Due to a wonderful reader asking a few great questions, we will be discussing water safety for another entry. The reader/ readers left three questions in our ask box over the last few days that we feel deserve some attention.
The first wasn’t so much a question, but a great piece of advice. A reader wrote in that there are some technological equipment that can be installed in public and private pools that can help detect drowning victims. There sensors are placed along the walls of the pool and shoot harmless lasers in a grid like pattern across the pool. It monitors is anyone is near the bottom of the pool and begins a timer. If that person is underwater and not moving in the way the program views a swimmer an alarm will sound and alert an adult, lifeguard, or any passerby that someone is at the bottom of that pool and could potentially be drowning.
This is a great piece of equipment that we completely endorse as a helpful tool for public pools in your town. This does not replace watchful eyes and lifeguards, but does eliminate some risk of human error. Ask your town, gym, or any public pool source if they have this equipment or has heard of it. It could save a life.
Another question came in about three hours later from a concerned adult. “Each summer I take my family up to a lake to swim. My kids all know how to swim, but I don’t. What use is it for me to be there if I can’t swim?” My first piece of advice would be to learn. If you have children and actively bring them to places they can swim you as a responsible adult should be able to act should anything happen. Lakes are known for taking swimmers of any age because of the plant life or potential boating equipment left behind. You should also make sure there is a lifeguard at the very least. Having a cell phone is a must as well as if someone has nearly drowned or is unresponsive the proper help needs to be informed as soon as humanly possible. If you refuse to learn how to swim limit your children to a distance in which you can keep your head above water. So if you’re 5 foot 5, say they can’t go deeper than five feet. This way you can get to them without needing to swim, or bring someone who is a swimmer along. Remember that you’re an adult and are capable of rational thinking, use your wits and help in case disaster happens.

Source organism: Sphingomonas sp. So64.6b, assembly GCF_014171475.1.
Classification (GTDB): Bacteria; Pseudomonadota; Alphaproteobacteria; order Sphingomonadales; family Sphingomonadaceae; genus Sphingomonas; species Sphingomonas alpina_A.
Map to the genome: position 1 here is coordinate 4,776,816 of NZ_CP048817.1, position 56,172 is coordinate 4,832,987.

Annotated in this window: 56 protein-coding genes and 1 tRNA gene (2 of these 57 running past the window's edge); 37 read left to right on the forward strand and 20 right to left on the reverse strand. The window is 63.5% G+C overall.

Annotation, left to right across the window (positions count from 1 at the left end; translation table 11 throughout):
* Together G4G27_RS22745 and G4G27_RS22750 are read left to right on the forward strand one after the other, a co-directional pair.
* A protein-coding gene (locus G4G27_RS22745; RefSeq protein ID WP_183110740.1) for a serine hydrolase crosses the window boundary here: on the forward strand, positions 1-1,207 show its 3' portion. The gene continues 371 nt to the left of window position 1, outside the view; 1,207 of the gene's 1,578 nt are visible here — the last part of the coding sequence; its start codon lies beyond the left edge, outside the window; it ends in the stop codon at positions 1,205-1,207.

The last question came shortly after the second. The person said the following “I’m not worried about the pool I go to. No one has ever drowned there. I can relax, and my kids are safe.” This is a terrible misconception. Just because no one has does not mean no one will. You’re not any more likely to drown in a pool where someone has drowned previously unless lets say it’s a lake and there’s heavy kelp. But pools? No difference in risk. You still have to watch your children and be alert, because it’s when you feel like nothing can happen that you miss that small window to save someone’s life. It is this mentality that has sadly lead to the death or disabling of many children. Always be alert, always know where your children are in the water, and teach proper water safety.
The water is a fun, welcomed sight for any child in summer. We all love the water, and we enjoy swimming. This activity should not be one to take a child or adult from the world. Just take precautions and learn about the dangers. Attend a red cross CPR training class, and know how to handle a drowning victim. Remember, you’re not a doctor and neither are we. If someone has been underwater for more than two minutes or breathed in large amounts of water seek medical attention. There could be head injuries, neck injuries, or brain trauma that will only get worse without proper treatment.
If you have any questions, comment, ideas, or advice you would like to add to our water safety awareness blogs please leave us a message in our ask box, on our twitter, or even our Facebook. We will be happy to get back to you.